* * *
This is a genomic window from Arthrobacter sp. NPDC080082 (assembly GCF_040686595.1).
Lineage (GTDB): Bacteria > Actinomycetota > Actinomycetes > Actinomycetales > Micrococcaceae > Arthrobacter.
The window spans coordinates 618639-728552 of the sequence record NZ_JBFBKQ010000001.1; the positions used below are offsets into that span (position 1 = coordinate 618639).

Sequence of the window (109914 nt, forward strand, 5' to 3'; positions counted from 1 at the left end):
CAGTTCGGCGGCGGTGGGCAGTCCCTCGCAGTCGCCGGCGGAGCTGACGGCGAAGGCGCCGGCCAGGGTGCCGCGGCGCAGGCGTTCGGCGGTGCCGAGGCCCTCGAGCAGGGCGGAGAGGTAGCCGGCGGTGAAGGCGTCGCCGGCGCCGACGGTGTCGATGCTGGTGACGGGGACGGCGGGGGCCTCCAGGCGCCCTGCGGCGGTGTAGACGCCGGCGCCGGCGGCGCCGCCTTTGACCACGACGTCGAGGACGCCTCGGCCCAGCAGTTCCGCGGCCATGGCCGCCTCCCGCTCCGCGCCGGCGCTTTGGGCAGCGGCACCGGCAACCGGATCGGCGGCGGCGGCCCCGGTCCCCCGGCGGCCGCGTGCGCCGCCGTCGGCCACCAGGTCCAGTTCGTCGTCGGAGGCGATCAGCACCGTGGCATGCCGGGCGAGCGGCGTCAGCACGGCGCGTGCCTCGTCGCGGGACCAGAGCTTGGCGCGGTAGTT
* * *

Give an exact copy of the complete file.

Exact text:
This is a genomic window from Arthrobacter sp. NPDC080082 (assembly GCF_040686595.1).
Lineage (GTDB): Bacteria > Actinomycetota > Actinomycetes > Actinomycetales > Micrococcaceae > Arthrobacter.
The window spans coordinates 618639-728552 of the sequence record NZ_JBFBKQ010000001.1; the positions used below are offsets into that span (position 1 = coordinate 618639).

Sequence of the window (109914 nt, forward strand, 5' to 3'; positions counted from 1 at the left end):
CAGTTCGGCGGCGGTGGGCAGTCCCTCGCAGTCGCCGGCGGAGCTGACGGCGAAGGCGCCGGCCAGGGTGCCGCGGCGCAGGCGTTCGGCGGTGCCGAGGCCCTCGAGCAGGGCGGAGAGGTAGCCGGCGGTGAAGGCGTCGCCGGCGCCGACGGTGTCGATGCTGGTGACGGGGACGGCGGGGGCCTCCAGGCGCCCTGCGGCGGTGTAGACGCCGGCGCCGGCGGCGCCGCCTTTGACCACGACGTCGAGGACGCCTCGGCCCAGCAGTTCCGCGGCCATGGCCGCCTCCCGCTCCGCGCCGGCGCTTTGGGCAGCGGCACCGGCAACCGGATCGGCGGCGGCGGCCCCGGTCCCCCGGCGGCCGCGTGCGCCGCCGTCGGCCACCAGGTCCAGTTCGTCGTCGGAGGCGATCAGCACCGTGGCATGCCGGGCGAGCGGCGTCAGCACGGCGCGTGCCTCGTCGCGGGACCAGAGCTTGGCGCGGTAGTT